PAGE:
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Quim Torra: Spain's top court removes Catalan chief from office for 'disobedience'

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Catalan regional President Quim Torra leaves the Spanish Supreme Court in Madrid, Spain, Thursday, Sept. 17, 2020.
Catalan regional President Quim Torra leaves the Spanish Supreme Court in Madrid, Spain, Thursday, Sept. 17, 2020.   -   Copyright  Manu Fernandez/AP
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Spain's Supreme Court has upheld a ruling barring Catalonia’s regional president from public office.

A panel of judges unanimously agreed on Monday to confirm a decision by a lower court last year to ban Quim Torra from holding public office for one-and-a-half years and fine him €30,000, the country's top court announced.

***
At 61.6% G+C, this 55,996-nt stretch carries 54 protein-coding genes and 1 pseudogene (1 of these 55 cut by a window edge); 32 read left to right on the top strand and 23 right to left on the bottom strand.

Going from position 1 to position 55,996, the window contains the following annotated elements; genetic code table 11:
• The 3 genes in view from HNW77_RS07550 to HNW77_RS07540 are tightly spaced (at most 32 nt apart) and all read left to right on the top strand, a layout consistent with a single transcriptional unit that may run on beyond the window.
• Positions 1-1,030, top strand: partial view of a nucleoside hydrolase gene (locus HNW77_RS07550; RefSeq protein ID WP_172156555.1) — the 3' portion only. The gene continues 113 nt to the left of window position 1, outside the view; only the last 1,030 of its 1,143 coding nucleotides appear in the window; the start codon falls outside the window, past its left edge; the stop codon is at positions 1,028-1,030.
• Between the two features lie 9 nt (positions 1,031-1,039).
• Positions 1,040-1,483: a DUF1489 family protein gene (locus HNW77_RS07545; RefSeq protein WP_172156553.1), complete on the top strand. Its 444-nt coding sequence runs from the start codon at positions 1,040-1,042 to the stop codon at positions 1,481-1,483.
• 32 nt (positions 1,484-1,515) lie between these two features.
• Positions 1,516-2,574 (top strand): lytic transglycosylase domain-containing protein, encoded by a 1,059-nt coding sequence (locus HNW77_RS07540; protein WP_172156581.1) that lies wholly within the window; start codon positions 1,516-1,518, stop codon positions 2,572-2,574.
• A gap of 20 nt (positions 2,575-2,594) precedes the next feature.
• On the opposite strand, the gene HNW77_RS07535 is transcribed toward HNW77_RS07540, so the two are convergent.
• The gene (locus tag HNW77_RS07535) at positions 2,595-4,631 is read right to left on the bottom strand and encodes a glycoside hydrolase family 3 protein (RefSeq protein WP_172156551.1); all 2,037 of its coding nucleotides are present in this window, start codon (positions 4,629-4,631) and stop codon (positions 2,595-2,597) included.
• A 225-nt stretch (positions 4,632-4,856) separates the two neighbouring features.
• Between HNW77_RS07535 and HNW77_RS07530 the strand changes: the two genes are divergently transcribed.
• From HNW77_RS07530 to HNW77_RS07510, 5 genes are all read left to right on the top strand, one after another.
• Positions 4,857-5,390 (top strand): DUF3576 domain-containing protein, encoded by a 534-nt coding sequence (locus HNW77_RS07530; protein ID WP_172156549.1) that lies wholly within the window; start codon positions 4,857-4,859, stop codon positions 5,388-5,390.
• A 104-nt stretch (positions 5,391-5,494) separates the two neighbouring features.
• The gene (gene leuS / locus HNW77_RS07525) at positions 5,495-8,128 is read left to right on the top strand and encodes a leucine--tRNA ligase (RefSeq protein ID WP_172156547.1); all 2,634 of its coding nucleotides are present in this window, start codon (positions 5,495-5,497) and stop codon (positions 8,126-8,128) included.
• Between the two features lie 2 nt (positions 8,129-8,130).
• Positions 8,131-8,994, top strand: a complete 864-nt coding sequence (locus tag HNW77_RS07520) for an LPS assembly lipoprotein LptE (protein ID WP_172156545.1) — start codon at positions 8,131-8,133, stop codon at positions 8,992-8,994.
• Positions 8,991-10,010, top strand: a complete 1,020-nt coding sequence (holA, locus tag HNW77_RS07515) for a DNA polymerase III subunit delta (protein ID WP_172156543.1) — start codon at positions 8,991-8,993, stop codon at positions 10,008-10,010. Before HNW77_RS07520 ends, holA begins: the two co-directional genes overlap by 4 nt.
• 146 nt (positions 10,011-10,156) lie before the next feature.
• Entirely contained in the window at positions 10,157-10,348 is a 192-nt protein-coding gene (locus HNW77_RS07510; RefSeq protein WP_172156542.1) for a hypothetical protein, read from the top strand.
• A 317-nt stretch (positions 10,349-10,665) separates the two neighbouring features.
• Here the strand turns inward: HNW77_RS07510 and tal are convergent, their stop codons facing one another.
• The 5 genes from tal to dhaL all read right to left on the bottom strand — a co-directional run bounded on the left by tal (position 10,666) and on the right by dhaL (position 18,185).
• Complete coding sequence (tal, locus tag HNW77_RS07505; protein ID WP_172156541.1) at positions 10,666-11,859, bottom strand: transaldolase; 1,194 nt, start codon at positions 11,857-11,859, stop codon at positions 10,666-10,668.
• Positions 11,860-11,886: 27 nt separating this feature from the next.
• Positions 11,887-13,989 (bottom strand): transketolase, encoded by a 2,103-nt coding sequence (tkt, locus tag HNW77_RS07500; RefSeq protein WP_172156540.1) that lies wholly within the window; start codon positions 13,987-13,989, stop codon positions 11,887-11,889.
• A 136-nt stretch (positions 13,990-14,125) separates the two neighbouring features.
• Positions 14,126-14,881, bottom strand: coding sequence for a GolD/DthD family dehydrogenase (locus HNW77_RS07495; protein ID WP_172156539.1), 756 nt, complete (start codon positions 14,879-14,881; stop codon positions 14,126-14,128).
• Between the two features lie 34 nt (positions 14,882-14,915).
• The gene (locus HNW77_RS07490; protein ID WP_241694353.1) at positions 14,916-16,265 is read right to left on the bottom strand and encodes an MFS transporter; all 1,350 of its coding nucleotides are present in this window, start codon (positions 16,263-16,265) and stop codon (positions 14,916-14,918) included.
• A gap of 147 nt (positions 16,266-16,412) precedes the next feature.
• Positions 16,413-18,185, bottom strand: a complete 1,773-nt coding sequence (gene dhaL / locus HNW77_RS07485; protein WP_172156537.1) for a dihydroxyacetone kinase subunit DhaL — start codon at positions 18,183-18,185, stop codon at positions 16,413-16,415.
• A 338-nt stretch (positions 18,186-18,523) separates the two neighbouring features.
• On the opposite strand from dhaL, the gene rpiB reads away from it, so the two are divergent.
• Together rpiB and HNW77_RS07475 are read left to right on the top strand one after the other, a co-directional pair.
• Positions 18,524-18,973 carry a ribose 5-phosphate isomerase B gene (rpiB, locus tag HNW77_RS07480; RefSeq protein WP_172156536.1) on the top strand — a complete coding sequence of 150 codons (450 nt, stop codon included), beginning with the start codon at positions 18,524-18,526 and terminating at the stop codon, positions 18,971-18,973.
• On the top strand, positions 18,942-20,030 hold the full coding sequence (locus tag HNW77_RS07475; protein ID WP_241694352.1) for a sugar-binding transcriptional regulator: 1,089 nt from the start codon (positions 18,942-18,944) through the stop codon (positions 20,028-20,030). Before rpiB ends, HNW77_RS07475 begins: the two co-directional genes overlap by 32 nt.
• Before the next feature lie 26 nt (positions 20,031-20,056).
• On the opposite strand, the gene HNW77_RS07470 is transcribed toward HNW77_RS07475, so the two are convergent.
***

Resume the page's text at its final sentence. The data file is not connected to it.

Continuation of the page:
The case against him concerns his alleged refusal to take down yellow ribbons and other signs of support for jailed Catalan separatists on public buildings ahead of the 2019 general election.

It went against an electoral commission order from Madrid that stated all partisan symbols must be removed from public buildings in the lead up to the April election.

A Barcelona court ruled in December that his actions were civil disobedience and banned him from office for 18 months, prompting Torra to appeal to the Supreme Court.

The decision triggers a new period of uncertainty in Catalonia. According to the law, Torra's deputy should take over as president-in-charge until a new election is held in the region.

Police in Catalonia made preparations for possible demonstrations in the wake of the ruling.

The influential cultural institution Omnium Cultural calling on supporters to take to public squares across Catalonia.

Torra's plans to secure support for the separatist movement by holding an early election this year were put on hold by the coronavirus crisis.

It is now expected that the citizens of Catalonia will elect a new parliament in early 2021.

Torra became head of the region's government following the 2017 push for independence from Spain.

The staunch separatist said he would appeal the ruling.